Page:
Life never bribed him to look at anything but the soul, Henry James said of Emerson, and one could say the same of James Baldwin, with a similar suggestion that the price for his purity was blindness about some other things in life. Baldwin possessed to an extraordinary degree what James called Emerson’s “special capacity for moral experience.” He, too, is persuasive in his antimaterialism. Baldwin, like Emerson, renounced the pulpit—he had been a fiery boy preacher in Harlem—and readers have found in the writings of each the atmosphere of church.
It’s not that Emerson and Baldwin have much in common as writers. Harlem was not Concord. Except for his visits to England, Emerson stayed put for fifty years and Baldwin spent his adult life in search of a home. He left Harlem for Greenwich Village in the early 1940s, left Greenwich Village for Paris in 1948, and spent much time in Paris, Turkey, and the South of France between the 1950s and the 1980s. Yet Baldwin and Emerson both can speak directly to another person’s soul, as James would have it, in a way that “seems to go back to the roots of our feelings, to where conduct and manhood begin.”
Baldwin, as much as Emerson, is a legatee of certain Nonconformist beliefs—that every person is a carrier of the divine spark, for instance, an idea that became secular in the time of the American Revolution through arguments regarding the authority of the individual in a political democracy. If this is one of the founding traditions of American radicalism, then it links the abolitionism of Emerson’s day with the civil rights movement of Baldwin’s. Many intellectuals in the 1960s were aware that the freedom movement was a taking up of what had been left brutally undone since Emancipation. The antislavery cause of a century earlier offered to civil rights activists examples of individual conscience as judge of unjust government and its laws. When the protests of the late 1950s and 1960s that Baldwin wrote about brought the Paris expatriate back to the US, the connection between racial justice and democracy in America was once again at the center of the nation’s politics, asking every citizen to realize that his or her liberty was not freedom so long as other Americans were being denied their rights.
The political goals of the civil rights movement that Baldwin made himself a witness for, as an essayist, novelist, and activist, were partially realized with the passage of the Civil Rights Act of 1964 and the Voting Rights Act of 1965. Even the angry black nationalists of the 1960s who attacked Baldwin as a queer and a darling of white liberals accomplished something in the long run. They transformed the public psychology of race, combating on an unprecedented scale the dogma of racial inferiority. Still, Baldwin was as fearless an exponent of racial justice as any of the black nationalists. He famously told the startled Robert Kennedy that young blacks could not be expected to serve loyally in the Vietnam War. Consequently, he was hurt when the Black Panthers’ Eldridge Cleaver, in Soul on Ice (1968), wrote that “the racial deathwish” was the driving force in James Baldwin because he, a gay black man, had been “castrated” by the white man, and was, moreover, frustrated in his desire to have a baby by a white man, to absorb a white lover’s whiteness. Baldwin, remembered as controlled, elegant, intense, and polite, refused at the time to show in public how wounding such attacks were.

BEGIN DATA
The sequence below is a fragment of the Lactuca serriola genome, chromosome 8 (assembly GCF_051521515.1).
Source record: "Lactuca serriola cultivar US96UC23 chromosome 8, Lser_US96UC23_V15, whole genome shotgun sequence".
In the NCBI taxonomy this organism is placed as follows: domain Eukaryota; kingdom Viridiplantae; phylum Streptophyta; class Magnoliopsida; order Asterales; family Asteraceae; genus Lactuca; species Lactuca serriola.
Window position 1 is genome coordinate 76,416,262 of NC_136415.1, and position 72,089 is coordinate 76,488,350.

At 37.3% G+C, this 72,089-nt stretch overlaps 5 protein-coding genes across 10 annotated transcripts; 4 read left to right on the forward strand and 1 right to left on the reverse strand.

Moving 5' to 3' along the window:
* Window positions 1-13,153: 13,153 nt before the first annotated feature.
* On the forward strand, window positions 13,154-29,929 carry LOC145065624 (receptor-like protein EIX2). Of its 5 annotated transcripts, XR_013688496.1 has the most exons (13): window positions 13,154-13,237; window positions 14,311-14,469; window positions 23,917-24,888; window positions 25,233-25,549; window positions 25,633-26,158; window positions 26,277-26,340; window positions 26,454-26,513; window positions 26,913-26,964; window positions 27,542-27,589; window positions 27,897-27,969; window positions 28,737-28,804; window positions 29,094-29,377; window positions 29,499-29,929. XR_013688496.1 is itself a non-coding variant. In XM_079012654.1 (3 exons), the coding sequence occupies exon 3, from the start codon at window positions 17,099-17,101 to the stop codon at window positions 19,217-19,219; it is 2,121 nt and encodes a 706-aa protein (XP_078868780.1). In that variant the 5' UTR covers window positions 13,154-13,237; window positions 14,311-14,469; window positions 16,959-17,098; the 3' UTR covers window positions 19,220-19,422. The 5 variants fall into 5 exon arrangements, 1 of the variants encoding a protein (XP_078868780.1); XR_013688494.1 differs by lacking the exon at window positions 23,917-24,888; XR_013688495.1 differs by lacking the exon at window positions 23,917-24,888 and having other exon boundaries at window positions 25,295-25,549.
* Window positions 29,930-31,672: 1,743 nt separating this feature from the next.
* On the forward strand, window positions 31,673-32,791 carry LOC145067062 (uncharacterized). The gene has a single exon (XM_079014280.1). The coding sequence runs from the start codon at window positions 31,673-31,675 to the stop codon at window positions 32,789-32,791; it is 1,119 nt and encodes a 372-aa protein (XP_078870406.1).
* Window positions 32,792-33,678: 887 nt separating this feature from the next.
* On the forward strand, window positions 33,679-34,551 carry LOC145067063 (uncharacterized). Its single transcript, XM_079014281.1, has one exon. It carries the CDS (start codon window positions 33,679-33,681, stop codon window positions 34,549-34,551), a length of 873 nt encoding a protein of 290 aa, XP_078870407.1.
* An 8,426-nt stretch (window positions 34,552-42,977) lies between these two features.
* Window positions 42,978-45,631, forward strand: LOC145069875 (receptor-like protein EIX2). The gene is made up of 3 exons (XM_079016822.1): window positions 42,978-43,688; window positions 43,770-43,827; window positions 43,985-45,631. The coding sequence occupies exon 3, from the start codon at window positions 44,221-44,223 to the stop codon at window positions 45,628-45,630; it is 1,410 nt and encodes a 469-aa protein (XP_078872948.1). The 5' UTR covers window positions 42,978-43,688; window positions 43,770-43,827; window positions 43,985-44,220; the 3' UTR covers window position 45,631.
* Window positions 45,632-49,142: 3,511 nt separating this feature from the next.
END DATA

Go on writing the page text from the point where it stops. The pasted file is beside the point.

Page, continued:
For all the efforts of black activists, neither poverty nor racism was eradicated, and discrepancies between the standard of living of whites and of blacks only increased over the years. Baldwin died in 1987, when the conservative reaction presided over by Ronald Reagan, “the third-rate, failed, ex–Warner Brothers contract player,” threatened to reverse the gains of what historians sometimes call the Second Reconstruction. Americans were told by some commentators how exhausted they were with the subject of racial justice. “That the western world has forgotten that such a thing as the moral choice exists, my history, my flesh, and my soul bear witness,” Baldwin wrote in “An Open Letter to the Born Again” in 1979 and reprinted in The Price of the Ticket: Collected Nonfiction, 1948–1985. For the remainder of his life he seemed one of the casualties of the freedom movement. He would say that what was wrong with the country was still deeply wrong.